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NCJ Number: NCJ 151656     Find in a Library
Title: Prosecutors in State Courts, 1994
Series: BJS Bulletins
Author(s): C. J. DeFrances ; S. K. Smith ; L. van der Does
Corporate Author: Bureau of Justice Statistics
US Dept of Justice
Office of Justice Programs
United States of America
Date Published: 10/1996
Page Count: 16
Sale Source: NCJRS Photocopy Services
Box 6000
Rockville, MD 20849-6000
United States of America

Justice Statistics Clearinghouse/NCJRS
P.O. Box 6000
Rockville, MD 20849
United States of America
Document: Text PDF 
Agency Summary: Agency Summary 
Type: Survey
Language: English
Country: United States of America
Annotation: This survey found that 2,343 State court prosecutor offices employed about 65,000 attorneys, investigators, and support staff in 1994, a 14-percent increase over 1992.
Abstract: Survey data were collected using a mailed questionnaire that consisted of 36 questions. Of 308 prosecutor offices surveyed, 269 completed questionnaires. Almost 90 percent of offices prosecuted domestic violence and child abuse cases during 1994, and about half of offices prosecuted cases involving new kinds of firearms offenses. Approximately 75 percent of offices provided security or assistance for felony case victims and witnesses who had been threatened, half the offices reported a staff member received a work-related threat or was assaulted, and 25 percent of chief prosecutors carried a firearm for personal security. About 127 full-time prosecutor offices served jurisdictions with a population of 500,000 or more; these offices represented 49 percent of the U.S. population. Most larger offices prosecuted cases that involved stalking, elder abuse, hate crimes, and parental abduction of children. More than half of larger offices had specialized units to handle juvenile cases in adult criminal courts, 48 percent of offices in larger jurisdictions had at least one assistant prosecutor cross-designated to prosecute cases in Federal court, and 68 percent of chief prosecutors in larger jurisdictions had a civil suit filed against them. When compared to offices with full-time chief prosecutors, part-time offices typically had smaller budgets, prosecuted fewer special types of felony offenses, rescheduled fewer trials due to the unavailability of prosecution witnesses, used videotaped evidence in felony trials less often, and had fewer assaults against staff members. About 25 percent of all offices had safety measures in place to protect staff members, and 96 percent of offices used criminal history data during the course of prosecuting felony cases. Types of juvenile cases handled by all offices included delinquency cases, requests to transfer juveniles to criminal courts, abuse and neglect, noncriminal behavior, and dependency review cases involving minors in the protective custody of courts. About 83 percent of all offices used computer systems for office management, individual criminal matters, or case management. Supplemental information on prosecutors who handled felony cases in State courts is appended. 12 tables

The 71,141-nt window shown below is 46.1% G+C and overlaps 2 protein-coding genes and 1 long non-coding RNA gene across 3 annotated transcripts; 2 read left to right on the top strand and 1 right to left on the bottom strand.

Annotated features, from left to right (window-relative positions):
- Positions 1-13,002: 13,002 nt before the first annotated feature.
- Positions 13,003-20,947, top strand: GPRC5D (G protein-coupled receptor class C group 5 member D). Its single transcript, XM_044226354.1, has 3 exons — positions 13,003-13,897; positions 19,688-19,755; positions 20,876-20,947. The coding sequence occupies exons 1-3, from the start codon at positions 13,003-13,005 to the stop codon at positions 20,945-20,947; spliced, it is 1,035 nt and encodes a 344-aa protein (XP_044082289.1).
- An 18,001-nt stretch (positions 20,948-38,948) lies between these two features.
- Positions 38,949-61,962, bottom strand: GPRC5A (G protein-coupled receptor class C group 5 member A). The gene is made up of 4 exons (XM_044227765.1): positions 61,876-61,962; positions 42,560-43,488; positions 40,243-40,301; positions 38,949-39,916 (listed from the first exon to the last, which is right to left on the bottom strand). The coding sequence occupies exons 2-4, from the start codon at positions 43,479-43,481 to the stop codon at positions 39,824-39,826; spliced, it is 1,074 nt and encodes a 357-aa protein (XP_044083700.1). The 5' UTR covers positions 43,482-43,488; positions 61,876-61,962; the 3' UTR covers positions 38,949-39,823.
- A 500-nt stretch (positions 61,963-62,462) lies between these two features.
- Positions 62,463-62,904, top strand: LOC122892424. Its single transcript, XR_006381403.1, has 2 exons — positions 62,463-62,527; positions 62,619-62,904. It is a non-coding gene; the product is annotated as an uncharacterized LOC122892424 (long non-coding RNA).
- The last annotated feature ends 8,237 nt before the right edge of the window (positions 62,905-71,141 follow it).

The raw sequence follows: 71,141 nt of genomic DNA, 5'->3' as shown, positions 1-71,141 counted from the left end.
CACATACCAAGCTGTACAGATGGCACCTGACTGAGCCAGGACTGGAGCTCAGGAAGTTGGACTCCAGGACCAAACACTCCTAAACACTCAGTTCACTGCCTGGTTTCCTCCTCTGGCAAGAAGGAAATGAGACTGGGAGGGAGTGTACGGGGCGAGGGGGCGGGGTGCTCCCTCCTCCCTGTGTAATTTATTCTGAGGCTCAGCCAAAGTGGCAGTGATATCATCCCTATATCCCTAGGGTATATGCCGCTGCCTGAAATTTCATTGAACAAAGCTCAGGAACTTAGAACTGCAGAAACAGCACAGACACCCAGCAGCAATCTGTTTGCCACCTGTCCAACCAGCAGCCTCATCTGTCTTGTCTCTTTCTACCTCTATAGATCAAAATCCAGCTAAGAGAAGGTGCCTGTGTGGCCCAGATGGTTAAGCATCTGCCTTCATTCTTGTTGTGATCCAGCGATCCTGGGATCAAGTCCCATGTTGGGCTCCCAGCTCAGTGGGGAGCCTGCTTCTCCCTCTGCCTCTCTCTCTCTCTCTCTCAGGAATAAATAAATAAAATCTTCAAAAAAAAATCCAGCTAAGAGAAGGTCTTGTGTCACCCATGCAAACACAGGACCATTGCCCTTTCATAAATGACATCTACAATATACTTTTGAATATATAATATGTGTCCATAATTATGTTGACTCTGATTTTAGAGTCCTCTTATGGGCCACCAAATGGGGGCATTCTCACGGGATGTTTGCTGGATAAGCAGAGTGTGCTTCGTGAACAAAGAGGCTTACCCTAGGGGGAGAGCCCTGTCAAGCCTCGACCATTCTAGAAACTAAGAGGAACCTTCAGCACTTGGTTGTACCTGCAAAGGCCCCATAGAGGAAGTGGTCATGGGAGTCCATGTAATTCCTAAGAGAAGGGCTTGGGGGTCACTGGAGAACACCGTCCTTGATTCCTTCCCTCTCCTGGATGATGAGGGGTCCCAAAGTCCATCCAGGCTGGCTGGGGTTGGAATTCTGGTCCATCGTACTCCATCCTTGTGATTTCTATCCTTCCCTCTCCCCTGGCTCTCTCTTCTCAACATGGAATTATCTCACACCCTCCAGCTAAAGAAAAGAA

Main Term(s): Court statistics
Index Term(s): Computer aided operations ; Felony ; Prosecutors ; Court security ; State courts ; Juvenile courts ; Court personnel ; Court case flow ; State-by-state analyses ; Bureau of Justice Statistics (BJS) ; United States of America
   
  To cite this abstract, use the following link:
https://www.ncjrs.gov/App/Publications/abstract.aspx?ID=151656

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